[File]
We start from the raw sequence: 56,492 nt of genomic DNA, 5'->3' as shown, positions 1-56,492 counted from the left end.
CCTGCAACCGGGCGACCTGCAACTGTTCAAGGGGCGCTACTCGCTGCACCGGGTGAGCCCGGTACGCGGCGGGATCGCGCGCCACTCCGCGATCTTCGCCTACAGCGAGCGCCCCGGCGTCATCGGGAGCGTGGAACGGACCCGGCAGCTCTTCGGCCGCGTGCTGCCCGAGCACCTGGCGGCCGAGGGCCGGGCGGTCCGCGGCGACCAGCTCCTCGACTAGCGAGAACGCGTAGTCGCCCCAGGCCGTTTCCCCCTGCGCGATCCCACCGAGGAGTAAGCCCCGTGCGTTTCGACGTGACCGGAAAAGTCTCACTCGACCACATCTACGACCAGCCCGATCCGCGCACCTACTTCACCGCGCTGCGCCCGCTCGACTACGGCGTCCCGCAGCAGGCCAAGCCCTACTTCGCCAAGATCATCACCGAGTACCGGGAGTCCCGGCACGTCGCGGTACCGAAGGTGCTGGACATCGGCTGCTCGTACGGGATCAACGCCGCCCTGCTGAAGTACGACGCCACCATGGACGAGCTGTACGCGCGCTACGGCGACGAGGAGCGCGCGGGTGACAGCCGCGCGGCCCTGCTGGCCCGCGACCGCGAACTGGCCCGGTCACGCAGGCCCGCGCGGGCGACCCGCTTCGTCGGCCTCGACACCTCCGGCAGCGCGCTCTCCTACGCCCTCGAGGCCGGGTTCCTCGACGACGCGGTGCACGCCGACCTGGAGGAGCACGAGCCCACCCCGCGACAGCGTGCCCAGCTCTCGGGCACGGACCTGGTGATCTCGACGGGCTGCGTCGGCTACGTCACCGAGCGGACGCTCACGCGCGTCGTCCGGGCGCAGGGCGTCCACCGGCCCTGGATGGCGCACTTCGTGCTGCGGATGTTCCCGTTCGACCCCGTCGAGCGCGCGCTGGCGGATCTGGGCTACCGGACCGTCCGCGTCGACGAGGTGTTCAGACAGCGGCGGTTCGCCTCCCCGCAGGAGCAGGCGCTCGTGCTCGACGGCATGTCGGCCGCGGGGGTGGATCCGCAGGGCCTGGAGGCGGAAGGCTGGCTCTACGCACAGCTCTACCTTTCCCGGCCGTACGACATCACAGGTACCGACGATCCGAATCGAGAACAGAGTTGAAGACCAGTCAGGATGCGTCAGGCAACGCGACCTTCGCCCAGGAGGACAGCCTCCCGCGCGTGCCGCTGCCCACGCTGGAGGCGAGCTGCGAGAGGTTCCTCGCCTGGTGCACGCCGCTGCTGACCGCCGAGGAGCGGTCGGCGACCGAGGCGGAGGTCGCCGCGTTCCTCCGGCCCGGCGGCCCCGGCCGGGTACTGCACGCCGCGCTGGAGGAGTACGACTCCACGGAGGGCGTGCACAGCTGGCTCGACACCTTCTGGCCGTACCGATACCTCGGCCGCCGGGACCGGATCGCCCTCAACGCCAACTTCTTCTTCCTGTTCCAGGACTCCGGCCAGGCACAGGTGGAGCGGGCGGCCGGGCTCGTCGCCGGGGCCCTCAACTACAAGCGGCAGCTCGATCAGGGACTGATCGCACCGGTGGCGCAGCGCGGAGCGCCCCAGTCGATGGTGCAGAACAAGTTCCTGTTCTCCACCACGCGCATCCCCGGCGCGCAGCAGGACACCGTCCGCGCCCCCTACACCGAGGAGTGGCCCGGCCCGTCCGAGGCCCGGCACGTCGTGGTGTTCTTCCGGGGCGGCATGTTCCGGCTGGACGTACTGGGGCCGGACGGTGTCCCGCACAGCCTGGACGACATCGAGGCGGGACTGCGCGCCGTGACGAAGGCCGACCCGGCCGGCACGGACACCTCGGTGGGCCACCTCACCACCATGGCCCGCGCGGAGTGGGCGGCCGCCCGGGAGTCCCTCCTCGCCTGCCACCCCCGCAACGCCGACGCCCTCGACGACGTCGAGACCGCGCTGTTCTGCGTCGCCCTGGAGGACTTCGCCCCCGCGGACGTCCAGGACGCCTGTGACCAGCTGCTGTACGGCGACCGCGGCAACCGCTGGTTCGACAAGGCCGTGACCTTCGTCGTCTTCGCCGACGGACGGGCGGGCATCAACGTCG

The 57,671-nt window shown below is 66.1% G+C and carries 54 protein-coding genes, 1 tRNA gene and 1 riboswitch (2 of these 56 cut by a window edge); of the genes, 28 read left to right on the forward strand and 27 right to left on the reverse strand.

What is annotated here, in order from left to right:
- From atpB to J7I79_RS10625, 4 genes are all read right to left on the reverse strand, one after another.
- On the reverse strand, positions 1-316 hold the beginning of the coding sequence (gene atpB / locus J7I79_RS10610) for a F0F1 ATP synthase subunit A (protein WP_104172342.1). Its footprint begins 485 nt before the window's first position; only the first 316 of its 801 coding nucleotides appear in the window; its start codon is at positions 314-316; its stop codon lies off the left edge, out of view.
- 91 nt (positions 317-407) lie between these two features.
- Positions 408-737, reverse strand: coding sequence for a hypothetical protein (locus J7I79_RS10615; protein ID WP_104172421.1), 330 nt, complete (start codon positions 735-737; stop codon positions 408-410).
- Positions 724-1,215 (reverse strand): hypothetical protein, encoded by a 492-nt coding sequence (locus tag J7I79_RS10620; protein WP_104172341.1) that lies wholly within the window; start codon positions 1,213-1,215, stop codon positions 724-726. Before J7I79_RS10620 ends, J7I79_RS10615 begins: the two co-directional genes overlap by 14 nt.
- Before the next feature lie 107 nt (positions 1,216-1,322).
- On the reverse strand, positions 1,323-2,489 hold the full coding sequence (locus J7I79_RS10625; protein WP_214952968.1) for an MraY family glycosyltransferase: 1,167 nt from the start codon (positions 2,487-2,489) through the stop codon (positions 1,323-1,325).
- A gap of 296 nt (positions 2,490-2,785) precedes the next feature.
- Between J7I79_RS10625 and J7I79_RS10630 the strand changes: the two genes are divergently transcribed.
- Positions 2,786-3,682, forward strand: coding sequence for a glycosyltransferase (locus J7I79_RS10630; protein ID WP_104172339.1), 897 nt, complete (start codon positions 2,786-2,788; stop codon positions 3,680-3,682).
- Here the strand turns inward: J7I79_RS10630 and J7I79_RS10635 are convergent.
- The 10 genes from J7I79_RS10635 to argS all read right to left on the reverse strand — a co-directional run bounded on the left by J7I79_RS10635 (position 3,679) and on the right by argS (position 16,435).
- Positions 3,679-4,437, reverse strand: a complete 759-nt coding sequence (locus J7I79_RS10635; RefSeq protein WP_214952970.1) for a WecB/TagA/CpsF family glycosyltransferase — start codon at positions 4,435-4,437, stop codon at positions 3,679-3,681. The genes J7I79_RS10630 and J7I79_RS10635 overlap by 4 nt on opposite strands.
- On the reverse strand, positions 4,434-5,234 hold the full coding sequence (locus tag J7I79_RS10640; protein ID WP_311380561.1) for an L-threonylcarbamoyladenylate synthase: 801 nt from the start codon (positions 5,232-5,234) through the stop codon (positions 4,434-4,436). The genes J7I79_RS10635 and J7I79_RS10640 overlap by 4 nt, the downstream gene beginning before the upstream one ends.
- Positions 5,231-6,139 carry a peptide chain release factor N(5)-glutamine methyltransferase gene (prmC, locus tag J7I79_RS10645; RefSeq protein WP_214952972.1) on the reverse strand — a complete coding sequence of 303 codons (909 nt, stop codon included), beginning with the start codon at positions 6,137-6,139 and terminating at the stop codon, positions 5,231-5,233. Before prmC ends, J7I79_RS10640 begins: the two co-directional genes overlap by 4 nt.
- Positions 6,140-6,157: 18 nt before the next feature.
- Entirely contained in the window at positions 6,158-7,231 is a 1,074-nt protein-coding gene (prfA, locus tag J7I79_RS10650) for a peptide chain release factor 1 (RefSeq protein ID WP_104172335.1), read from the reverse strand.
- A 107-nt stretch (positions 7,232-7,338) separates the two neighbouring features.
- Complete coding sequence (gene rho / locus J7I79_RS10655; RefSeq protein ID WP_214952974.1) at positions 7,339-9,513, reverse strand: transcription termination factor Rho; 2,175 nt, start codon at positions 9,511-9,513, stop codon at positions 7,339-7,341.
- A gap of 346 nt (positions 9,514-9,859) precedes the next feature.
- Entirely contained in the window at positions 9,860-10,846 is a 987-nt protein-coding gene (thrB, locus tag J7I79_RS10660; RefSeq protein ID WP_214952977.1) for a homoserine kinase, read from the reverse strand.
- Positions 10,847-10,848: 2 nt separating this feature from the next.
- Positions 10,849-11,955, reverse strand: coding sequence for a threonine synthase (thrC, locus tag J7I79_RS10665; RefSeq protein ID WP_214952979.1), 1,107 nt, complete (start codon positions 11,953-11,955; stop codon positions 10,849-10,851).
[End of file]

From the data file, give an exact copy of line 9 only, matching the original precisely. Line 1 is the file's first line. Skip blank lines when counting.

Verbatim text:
- Positions 724-1,215 (reverse strand): hypothetical protein, encoded by a 492-nt coding sequence (locus tag J7I79_RS10620; protein WP_104172341.1) that lies wholly within the window; start codon positions 1,213-1,215, stop codon positions 724-726. Before J7I79_RS10620 ends, J7I79_RS10615 begins: the two co-directional genes overlap by 14 nt.